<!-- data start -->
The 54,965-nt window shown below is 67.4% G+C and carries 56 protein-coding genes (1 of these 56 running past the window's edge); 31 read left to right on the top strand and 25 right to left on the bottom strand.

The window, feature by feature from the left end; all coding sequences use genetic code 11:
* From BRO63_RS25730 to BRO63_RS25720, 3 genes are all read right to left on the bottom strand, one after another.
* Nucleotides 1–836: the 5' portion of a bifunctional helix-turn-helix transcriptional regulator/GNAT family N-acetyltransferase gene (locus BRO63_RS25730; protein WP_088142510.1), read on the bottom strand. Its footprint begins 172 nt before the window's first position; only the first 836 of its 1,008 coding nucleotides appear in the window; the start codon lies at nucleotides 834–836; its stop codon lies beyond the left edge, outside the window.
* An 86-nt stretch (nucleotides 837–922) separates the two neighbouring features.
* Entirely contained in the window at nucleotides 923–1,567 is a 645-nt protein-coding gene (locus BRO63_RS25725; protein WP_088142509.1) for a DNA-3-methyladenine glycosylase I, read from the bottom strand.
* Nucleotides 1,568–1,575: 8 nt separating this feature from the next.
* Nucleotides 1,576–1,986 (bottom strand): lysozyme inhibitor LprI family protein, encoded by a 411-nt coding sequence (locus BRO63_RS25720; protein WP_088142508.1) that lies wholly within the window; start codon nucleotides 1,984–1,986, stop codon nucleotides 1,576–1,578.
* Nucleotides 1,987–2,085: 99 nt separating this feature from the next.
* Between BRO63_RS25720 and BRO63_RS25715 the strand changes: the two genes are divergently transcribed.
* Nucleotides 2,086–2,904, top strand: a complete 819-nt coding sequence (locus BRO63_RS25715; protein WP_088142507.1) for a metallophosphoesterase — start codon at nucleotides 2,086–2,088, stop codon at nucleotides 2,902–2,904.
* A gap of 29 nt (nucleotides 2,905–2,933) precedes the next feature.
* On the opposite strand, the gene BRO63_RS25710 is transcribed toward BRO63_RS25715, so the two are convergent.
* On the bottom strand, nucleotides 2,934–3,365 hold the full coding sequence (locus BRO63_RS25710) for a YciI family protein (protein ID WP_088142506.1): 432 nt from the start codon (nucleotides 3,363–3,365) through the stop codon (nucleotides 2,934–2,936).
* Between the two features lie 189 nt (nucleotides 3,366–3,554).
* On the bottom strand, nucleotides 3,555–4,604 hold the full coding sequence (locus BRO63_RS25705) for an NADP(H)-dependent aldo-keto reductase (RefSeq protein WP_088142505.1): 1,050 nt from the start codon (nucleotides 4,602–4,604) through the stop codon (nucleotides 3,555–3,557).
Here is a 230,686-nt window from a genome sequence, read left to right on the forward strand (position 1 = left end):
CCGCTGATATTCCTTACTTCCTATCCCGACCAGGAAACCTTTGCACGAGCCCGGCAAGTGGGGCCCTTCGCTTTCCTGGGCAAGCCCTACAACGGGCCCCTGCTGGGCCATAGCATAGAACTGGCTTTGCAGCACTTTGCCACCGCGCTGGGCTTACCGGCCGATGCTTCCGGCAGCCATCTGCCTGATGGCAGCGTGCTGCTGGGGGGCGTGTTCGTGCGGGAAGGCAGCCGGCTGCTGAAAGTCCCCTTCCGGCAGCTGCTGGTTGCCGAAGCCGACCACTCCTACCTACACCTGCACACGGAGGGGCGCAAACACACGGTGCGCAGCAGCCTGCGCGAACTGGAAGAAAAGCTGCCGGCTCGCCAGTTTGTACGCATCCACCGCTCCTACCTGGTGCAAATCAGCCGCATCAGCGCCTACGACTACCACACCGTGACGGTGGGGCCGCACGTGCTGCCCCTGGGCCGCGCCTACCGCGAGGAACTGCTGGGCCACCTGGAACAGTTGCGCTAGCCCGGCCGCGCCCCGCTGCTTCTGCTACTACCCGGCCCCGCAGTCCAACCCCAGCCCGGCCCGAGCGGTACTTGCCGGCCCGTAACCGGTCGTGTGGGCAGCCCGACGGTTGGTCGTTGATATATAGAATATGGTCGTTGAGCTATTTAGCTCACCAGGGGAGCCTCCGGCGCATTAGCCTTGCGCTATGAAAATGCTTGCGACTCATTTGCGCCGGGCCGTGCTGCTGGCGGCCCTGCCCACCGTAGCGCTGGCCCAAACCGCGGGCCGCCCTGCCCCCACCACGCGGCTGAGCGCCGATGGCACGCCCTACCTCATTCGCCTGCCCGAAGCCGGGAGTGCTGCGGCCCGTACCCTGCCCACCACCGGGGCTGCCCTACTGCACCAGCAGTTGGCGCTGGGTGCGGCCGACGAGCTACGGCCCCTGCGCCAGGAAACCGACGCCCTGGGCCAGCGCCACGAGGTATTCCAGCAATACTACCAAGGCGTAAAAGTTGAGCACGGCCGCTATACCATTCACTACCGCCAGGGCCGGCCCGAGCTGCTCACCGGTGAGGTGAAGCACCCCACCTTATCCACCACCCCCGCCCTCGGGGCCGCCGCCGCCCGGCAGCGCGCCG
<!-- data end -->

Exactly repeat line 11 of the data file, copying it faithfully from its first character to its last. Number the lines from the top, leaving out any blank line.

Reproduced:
* Nucleotides 2,086–2,904, top strand: a complete 819-nt coding sequence (locus BRO63_RS25715; protein WP_088142507.1) for a metallophosphoesterase — start codon at nucleotides 2,086–2,088, stop codon at nucleotides 2,902–2,904.